We did go swimming in the pool. Stupid palagis. A wave would crash over into the far end of the pool and the current would really push you. It was cool feeling, but one that we only did a few times - some of the waves got really big, and none of us wanted to be taken out to sea.

Unlike the sliding rock area in Indy Samoa, I didn't really figure out why it was called sliding rock. However, after both Sean and I fell on the slippery algae covered rocks, I figured out the full name of the place - sliding (onto your butt) rocks. I now have matching bruises on my bottom from the two Samoan sliding rock places, thanks Samoa! Of course, the day ended with dollar ice cream. Might be the best part of the day.
Jessi dreaming the day away as the waves crash.

Disclaimer: I forgot my camera, so all photos taken by Coletti clan. No reproduction of images without express written permission from Coletti clan. All rights reserved.

Friday, October 13, 2006


I thought it would be important to take the time to mock my friends back in Chicago. I noticed that Chicago got its first snow fall of the year! Ha-Ha! And the weather in American Samoa? Sunny high of 85, with a slight breeze. I said Ha-Ha!

Wednesday, October 11, 2006

Holiday in the Other Samoa

We did not have to work on Columbus Day - yes Samoans celebrate Columbus Day, not sure why, but I don't ask these kinds of questions - in fact, Samoans celebrate most holidays. I get a total of 13 paid holidays in addition to the 24 vacation days. nice, huh. Anyway, due to the long weekend a group of us decided to go to Independent Samoa. Independent Samoa, or Indy Samoa, is a 35 minute plane ride from American Samoa. It has the same cultural heritage as Am. Sam. but thanks to the wonderful system of colonialism, the island chain was divided between the Germans and the United States. good times.
The final head count was 14 people - I guess palagis like to travel in packs.
The Palagi Crew - Back Row: Sharon, Ben, Gonzolo, Nate, Maximo, Jonas & Niki. Front Row: Jeff & Meredith, and Sebastian (seabass). Not pictured: Fred, Steve, Taylor and me.

We all arrived on Friday - most in the morning, but I got a late afternoon flight. I am still adjusting to flight travel in Samoa. I only had one bag, which is rare for Samoan travel, most families take the maximum amount of luggage and it is normally at the maximum weight. It is also necessary to get weighed, so they can evenly place the weight on the plane. Security is also fun, we walked around the X-ray machine and after a quick glance at my bag, I got on the plane.
My usual nickname of Weaver or Weave has been quickly adopted by my friends here, but in Samoa - it is THE Weave. I guess cause I am a "High Clerk" I get an article in front of my name. I mention this because as soon as I got out of customs, I heard shouts of THE Weave through out the terminal. Most everyone at the airport turned to look at the celebrity - me. The group picked me up at the airport in the taxi van we had rented for the weekend. There is no greater ride in Samoa then a 14 person taxi van.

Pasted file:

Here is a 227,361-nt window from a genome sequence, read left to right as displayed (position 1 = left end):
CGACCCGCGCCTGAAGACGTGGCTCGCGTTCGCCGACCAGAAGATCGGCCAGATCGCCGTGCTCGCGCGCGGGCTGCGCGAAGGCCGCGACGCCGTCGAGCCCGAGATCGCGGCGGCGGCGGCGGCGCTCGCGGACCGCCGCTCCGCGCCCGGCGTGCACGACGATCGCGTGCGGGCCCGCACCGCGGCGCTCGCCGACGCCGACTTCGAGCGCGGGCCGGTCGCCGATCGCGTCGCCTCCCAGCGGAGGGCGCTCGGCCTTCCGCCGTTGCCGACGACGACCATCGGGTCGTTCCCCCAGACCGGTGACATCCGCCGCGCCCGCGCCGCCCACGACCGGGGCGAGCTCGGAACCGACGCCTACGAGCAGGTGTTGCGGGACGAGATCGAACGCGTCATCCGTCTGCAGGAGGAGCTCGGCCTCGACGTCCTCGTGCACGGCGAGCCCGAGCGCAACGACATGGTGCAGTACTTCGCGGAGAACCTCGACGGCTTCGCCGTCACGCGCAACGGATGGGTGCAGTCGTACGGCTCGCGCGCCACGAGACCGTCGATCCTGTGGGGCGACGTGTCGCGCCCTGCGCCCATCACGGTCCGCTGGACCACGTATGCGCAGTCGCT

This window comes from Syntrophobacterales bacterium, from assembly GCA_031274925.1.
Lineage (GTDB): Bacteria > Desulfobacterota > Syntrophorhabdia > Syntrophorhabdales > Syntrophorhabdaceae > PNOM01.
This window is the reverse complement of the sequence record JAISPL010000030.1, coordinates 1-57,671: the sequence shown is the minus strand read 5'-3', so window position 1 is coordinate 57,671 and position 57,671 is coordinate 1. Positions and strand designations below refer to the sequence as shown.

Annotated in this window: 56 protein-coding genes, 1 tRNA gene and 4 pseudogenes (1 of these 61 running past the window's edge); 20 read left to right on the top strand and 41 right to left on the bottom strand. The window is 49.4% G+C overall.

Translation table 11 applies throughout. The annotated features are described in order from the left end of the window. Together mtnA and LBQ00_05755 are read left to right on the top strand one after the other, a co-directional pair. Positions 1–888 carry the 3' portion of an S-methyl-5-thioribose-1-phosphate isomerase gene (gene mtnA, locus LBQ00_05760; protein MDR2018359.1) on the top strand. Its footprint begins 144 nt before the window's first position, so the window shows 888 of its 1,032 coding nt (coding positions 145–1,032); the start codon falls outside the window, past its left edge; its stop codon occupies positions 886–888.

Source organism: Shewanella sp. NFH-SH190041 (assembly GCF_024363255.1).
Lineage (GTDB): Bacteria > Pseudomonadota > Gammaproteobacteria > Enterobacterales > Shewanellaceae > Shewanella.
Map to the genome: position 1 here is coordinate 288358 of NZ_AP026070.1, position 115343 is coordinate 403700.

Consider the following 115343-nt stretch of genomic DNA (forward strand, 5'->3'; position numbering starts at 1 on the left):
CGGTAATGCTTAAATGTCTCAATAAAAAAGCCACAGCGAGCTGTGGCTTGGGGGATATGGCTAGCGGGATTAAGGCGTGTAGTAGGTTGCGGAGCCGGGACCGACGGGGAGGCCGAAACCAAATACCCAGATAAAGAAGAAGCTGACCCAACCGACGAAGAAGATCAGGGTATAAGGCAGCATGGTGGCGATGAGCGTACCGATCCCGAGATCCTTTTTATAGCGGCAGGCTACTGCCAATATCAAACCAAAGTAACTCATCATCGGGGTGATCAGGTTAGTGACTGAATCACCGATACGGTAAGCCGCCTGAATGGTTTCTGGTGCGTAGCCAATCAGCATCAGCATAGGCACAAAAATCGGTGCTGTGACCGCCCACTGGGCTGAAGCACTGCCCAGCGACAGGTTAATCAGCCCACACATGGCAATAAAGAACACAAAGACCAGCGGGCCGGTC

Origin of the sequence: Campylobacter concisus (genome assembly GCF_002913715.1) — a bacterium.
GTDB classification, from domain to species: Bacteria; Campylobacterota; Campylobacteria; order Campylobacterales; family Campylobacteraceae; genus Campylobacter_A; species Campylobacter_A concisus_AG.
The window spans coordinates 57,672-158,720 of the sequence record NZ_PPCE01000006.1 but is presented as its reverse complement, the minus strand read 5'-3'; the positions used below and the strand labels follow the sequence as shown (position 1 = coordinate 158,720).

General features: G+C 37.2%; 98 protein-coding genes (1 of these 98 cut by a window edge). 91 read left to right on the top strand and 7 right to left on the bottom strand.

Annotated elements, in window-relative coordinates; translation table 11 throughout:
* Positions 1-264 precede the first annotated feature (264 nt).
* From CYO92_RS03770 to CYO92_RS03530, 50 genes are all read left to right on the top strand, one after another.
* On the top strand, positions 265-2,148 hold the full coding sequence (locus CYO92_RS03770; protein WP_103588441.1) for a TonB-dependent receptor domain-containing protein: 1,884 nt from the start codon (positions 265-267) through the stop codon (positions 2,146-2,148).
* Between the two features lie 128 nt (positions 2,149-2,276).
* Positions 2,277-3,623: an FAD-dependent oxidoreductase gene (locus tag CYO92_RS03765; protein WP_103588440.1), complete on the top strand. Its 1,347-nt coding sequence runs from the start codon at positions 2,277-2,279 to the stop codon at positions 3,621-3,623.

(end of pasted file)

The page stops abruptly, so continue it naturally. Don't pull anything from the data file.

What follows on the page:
Maximo drove the entire weekend, god bless him

Ben waiting at the local 7-11 for supplies - mainly Vailima Beer. We made regular stops.

After the airport pickup, we headed to Papasee'a Sliding Rock. It is an old lava field where one can slide down different parts of the lava rock into a fresh water pool. Very refreshing and a ton of fun. The slide does have a bit of a bump - I now have a large bruise on my bottom. ouch. The walk back up the 200 steps, not as fun.

We next headed into Apia, the capital city. After living in Pago, Apia looked like a huge metropolis. It had a traffic circle, multi-lane traffic and even stop lights. crazy. We stayed at the Pasifika Inn and went to dinner at a Italian restaurant - really good pizza. I miss pizza. Am. Sam. does have a Pizza Hut, but it is just not the same. After dinner we went to a couple of bars including one that looked like it was someone house. Fun had by all.

The next day we left Apia and went to the Piula Cave Pools. Formed by lava, it is a fresh water pool, that is super clear and filled with fish. I had a total deja vu moment, because I had been to the Cave Pools ten years before when I did the Semester at Sea South Pacific program. Two caves are connected by an underwater passage near the back of the cave, spooky. The water is so clear and my legs are so white that while in the water it looked like my legs were radioactive. It is fun to be a circus freak. An old church above the cave pool.
After a nice swim, we went to Coconut Beach Resort for lunch. A fancy resort, and we were anything but fancy. oh well, no one cares in Samoa. We spent about three hours at the Resort, no rush to do anything. We then drove to the far southeast part of the island - Lalomanu Village. On the Road in Indy Samoa:

At Lalomanu, we stayed in mini-fales right on the beach. The fale was a little hut wrapped with plastic sheeting and a mattress for each person. The beach was beautiful. Very sandy and deep water, so you could actually swim, unlike most places in Am. Sam. We stayed for two nights. The first night was a full moon. It was clear as day, I could have read a book, I didn't, but you could. Due to a little mix up in our group (too many chiefs, not enough communication), Sharon, Ben and I had been bumped from our fale. Ben found room with the Argentines, and Sharon and I bunked with Jeff & Meredith. Four people and two twin mattresses does not make a restful night sleep, we were literally sleep on each other, at one point, I kicked Sharon off our shared mattress - oops sorry. The highlight was the ghost stories told by Jeff. Does anyone remember the man with the gold arm ghost story? Jeff and I could not remember it. If anyone remembers, please post it as a comment - thanks. The second night, Ben, Sharon and I got our own fale. Pretty sweet waking up and looking out onto the beach and the ocean.
Lalomanu Beach
Our Fale